# Concentration inequalities for very rare events on a multiplicative scale

Let $$E_1, \dots, E_N$$ be independent events, each of probability $$p$$, where $$p$$ is very close to $$0$$. Let $$A_N = \frac{1}{N} ( 1_{E_1} + \dots + 1_{E_N} )$$ be the proportion of the events $$E_i$$ that occur. We expect $$A_N$$ to be tightly concentrated around its mean $$p$$.

Suppose we want to estimate something like $$\mathbb{P}(A_N > p^{1/2})$$. On the one hand, the multiplicative difference $$p^{1/2}/p$$ is huge, but on the other hand the additive difference $$p^{1/2} - p$$ is very small. All the standard concentration inequalities (Azuma-Hoeffding, Chernov, etc.) give an upper bound for the above probability in terms of the additive difference, which gives only a very slow exponential decay rate as $$N \to \infty$$ for the above probability if $$p$$ is very small.

My question is: which phenomenon is closer to the truth? Should the event $$\{A_N > p^{1/2}\}$$ be very rare because $$p^{1/2}/p$$ is huge, or should it be not so rare because $$p^{1/2} - p$$ is tiny? If the former, are there any references out there for concentration inequalities that capture that?

• $NA_N$ is binomial, so roughly normal with mean $Np$ and variance $Np(1-p)$, and $A_N>\sqrt{p}$ is an event at $$\frac{N\sqrt{p}-Np}{\sqrt{Np(1-p)}}=\sqrt{N}\frac{1-\sqrt{p}}{\sqrt{1-p}}$$ standard deviations. This will be rare, and can be estimated using standard approximations for the normal distribution. – Matt F. Nov 13 '20 at 9:59
• @MattF. : The normal approximation to the binomial distribution works only if $npq$ is large, where $q:=1-p$. So, if $p=o(1/n)$ (say), then this approximation will not work. – Iosif Pinelis Nov 13 '20 at 14:38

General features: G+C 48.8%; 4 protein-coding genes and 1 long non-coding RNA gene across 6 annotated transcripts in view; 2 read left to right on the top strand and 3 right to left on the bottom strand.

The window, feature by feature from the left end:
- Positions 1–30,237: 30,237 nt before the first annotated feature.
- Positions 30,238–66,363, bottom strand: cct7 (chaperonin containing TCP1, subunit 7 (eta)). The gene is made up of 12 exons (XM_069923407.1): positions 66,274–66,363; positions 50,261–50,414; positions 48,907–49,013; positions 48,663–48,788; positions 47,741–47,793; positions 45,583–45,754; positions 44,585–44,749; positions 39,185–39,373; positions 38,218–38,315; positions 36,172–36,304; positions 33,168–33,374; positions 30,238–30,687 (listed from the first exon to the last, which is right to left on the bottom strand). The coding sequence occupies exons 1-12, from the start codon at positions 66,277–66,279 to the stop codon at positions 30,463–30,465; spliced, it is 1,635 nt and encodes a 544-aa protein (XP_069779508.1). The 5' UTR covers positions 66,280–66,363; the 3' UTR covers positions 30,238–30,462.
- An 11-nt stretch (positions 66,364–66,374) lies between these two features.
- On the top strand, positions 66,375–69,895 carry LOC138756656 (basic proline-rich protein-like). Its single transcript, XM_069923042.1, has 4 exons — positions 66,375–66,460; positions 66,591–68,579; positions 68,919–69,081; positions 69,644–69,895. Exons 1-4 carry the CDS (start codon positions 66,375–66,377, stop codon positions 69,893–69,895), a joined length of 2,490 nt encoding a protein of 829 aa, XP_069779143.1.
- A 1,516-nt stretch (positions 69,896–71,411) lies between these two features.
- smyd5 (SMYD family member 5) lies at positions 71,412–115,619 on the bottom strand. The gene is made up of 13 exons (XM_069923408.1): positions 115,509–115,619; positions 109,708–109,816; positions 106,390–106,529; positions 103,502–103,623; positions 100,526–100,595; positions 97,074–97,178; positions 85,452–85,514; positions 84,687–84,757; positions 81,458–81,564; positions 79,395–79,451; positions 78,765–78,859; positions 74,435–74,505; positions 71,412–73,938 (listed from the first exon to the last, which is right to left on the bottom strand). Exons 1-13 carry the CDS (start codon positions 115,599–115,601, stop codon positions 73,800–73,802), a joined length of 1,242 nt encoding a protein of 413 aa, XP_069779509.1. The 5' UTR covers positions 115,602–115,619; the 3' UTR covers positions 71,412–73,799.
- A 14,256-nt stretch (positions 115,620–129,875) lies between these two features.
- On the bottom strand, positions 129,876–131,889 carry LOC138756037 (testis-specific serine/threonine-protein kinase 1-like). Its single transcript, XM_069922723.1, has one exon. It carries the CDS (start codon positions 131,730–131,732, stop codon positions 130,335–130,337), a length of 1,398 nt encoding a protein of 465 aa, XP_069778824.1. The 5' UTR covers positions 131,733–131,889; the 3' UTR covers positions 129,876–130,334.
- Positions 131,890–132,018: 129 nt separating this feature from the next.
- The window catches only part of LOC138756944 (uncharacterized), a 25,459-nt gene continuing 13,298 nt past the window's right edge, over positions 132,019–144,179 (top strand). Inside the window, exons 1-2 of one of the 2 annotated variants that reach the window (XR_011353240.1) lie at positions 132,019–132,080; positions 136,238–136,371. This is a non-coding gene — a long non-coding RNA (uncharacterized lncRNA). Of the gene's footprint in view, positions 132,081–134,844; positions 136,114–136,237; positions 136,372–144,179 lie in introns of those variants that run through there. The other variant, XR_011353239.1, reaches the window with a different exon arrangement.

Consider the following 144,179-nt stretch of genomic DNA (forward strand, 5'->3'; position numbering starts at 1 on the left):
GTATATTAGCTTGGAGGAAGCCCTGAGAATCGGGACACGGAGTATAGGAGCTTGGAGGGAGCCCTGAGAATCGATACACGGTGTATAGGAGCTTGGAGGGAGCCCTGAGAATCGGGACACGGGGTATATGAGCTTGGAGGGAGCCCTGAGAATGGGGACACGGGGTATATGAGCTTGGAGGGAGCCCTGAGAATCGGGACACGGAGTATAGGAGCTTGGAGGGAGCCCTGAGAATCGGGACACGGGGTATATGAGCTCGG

• @IosifPinelis, agreed; since the question asks for information on the decay rate as $N\to\infty$, that seems the right place to start. – Matt F. Nov 13 '20 at 14:53
• There are a couple of inequalities for very large deviations stated in "Random Graphs" by Bollobás, Theorem 1.7. Maybe someone knows a more comprehensive reference. – Harry West Nov 14 '20 at 8:05

Let $$n:=N$$. Let us show that for all natural $$n$$ and all $$p\in(0,1)$$ $$P(A_n>\sqrt p)\le\frac{\sqrt p+p}{1+p},\tag{1}$$ so that $$P(A_n>\sqrt p)\to0$$ whenever $$p\downarrow0$$.
Consider first the case when $$n\ge1/\sqrt p$$, so that $$1/n\le\sqrt p$$. In view of Cantelli's inequality, \begin{aligned} P(A_n>\sqrt p)&\le\frac{p(1-p)/n}{p(1-p)/n+(\sqrt p-p)^2} \\ &\le\frac{p(1-p)\sqrt p}{p(1-p)\sqrt p+(\sqrt p-p)^2} \\ &=\frac{\sqrt p+p}{1+p}, \end{aligned} so that (1) holds if $$n\ge1/\sqrt p$$.
In the remaining case, when $$n<1/\sqrt p$$, we have $$\sqrt p<1/n$$ and hence $$P(A_n>\sqrt p)=P(A_n>0)=1-(1-p)^n\le np<\sqrt p<\frac{\sqrt p+p}{1+p},$$ so that (1) again holds.
Thus indeed, (1) holds for all natural $$n$$ and all $$p\in(0,1)$$. (It actually holds for all $$p\in[0,1]$$.)
• Thanks! So it looks like the answer is "less rare", in the sense that the exponential decay rate as $N \to \infty$ is very slow if $p$ is tiny. – Adam Nov 13 '20 at 17:31
• The condition $n \sqrt p\,\ln\frac1{\sqrt p}\to\infty$ can't be necessary for $P(A_n>\sqrt p)\to0,$ if $p$ is allowed to be $o(1/n).$ A union bound (or Markov inequality) gives $P(A_n>\sqrt{p})\leq P(A_n\geq 1/n)\leq pn.$ Plugging in $p=n^{-3}$ we get $pn\to 0$ and $n \sqrt p\,\ln\frac1{\sqrt p}=n^{-1/2}\ln n^{3/2}\not\to\infty.$ – Harry West Nov 14 '20 at 7:51